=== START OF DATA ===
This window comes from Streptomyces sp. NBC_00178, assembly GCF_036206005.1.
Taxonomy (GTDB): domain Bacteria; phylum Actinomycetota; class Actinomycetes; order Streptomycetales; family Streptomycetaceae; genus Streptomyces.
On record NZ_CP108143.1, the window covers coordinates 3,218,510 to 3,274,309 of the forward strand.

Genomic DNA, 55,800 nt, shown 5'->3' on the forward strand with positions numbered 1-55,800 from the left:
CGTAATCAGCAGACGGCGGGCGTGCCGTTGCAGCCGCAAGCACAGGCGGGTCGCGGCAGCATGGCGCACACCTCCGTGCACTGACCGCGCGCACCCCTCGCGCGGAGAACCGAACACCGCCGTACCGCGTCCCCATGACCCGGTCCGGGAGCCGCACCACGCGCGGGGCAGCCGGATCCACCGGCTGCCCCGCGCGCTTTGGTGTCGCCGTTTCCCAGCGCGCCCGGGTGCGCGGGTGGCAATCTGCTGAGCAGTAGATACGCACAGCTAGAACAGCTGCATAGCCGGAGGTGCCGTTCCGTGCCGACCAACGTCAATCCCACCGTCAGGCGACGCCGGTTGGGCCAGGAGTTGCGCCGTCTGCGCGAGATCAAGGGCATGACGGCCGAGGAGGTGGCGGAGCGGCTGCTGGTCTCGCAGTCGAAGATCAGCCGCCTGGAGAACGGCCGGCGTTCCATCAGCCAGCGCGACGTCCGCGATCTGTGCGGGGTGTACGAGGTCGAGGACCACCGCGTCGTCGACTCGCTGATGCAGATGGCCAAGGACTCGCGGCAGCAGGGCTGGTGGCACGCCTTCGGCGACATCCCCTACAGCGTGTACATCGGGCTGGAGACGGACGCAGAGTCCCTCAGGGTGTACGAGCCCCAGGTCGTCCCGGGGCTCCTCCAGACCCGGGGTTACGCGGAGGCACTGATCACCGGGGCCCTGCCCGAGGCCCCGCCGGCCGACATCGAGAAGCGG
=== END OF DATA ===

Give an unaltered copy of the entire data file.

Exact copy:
This window comes from Streptomyces sp. NBC_00178, assembly GCF_036206005.1.
Taxonomy (GTDB): domain Bacteria; phylum Actinomycetota; class Actinomycetes; order Streptomycetales; family Streptomycetaceae; genus Streptomyces.
On record NZ_CP108143.1, the window covers coordinates 3,218,510 to 3,274,309 of the forward strand.

Genomic DNA, 55,800 nt, shown 5'->3' on the forward strand with positions numbered 1-55,800 from the left:
CGTAATCAGCAGACGGCGGGCGTGCCGTTGCAGCCGCAAGCACAGGCGGGTCGCGGCAGCATGGCGCACACCTCCGTGCACTGACCGCGCGCACCCCTCGCGCGGAGAACCGAACACCGCCGTACCGCGTCCCCATGACCCGGTCCGGGAGCCGCACCACGCGCGGGGCAGCCGGATCCACCGGCTGCCCCGCGCGCTTTGGTGTCGCCGTTTCCCAGCGCGCCCGGGTGCGCGGGTGGCAATCTGCTGAGCAGTAGATACGCACAGCTAGAACAGCTGCATAGCCGGAGGTGCCGTTCCGTGCCGACCAACGTCAATCCCACCGTCAGGCGACGCCGGTTGGGCCAGGAGTTGCGCCGTCTGCGCGAGATCAAGGGCATGACGGCCGAGGAGGTGGCGGAGCGGCTGCTGGTCTCGCAGTCGAAGATCAGCCGCCTGGAGAACGGCCGGCGTTCCATCAGCCAGCGCGACGTCCGCGATCTGTGCGGGGTGTACGAGGTCGAGGACCACCGCGTCGTCGACTCGCTGATGCAGATGGCCAAGGACTCGCGGCAGCAGGGCTGGTGGCACGCCTTCGGCGACATCCCCTACAGCGTGTACATCGGGCTGGAGACGGACGCAGAGTCCCTCAGGGTGTACGAGCCCCAGGTCGTCCCGGGGCTCCTCCAGACCCGGGGTTACGCGGAGGCACTGATCACCGGGGCCCTGCCCGAGGCCCCGCCGGCCGACATCGAGAAGCGG